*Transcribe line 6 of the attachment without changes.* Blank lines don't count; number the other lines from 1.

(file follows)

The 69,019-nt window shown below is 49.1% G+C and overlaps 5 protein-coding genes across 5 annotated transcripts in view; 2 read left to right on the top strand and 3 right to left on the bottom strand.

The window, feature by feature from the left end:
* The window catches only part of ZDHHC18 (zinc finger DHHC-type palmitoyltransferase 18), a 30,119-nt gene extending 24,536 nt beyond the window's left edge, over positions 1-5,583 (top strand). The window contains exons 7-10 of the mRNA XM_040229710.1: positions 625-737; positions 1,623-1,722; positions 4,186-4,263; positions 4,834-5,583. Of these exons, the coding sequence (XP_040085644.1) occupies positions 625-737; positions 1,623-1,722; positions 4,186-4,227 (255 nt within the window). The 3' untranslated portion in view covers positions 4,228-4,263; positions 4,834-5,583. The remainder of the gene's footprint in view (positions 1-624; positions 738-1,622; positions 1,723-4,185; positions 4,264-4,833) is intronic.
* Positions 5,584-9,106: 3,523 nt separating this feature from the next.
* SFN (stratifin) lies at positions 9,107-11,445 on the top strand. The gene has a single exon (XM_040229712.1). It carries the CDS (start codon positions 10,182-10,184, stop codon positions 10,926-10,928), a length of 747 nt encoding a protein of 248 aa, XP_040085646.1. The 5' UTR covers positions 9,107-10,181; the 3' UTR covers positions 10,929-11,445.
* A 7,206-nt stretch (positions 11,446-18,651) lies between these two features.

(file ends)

* A 7,206-nt stretch (positions 11,446-18,651) lies between these two features.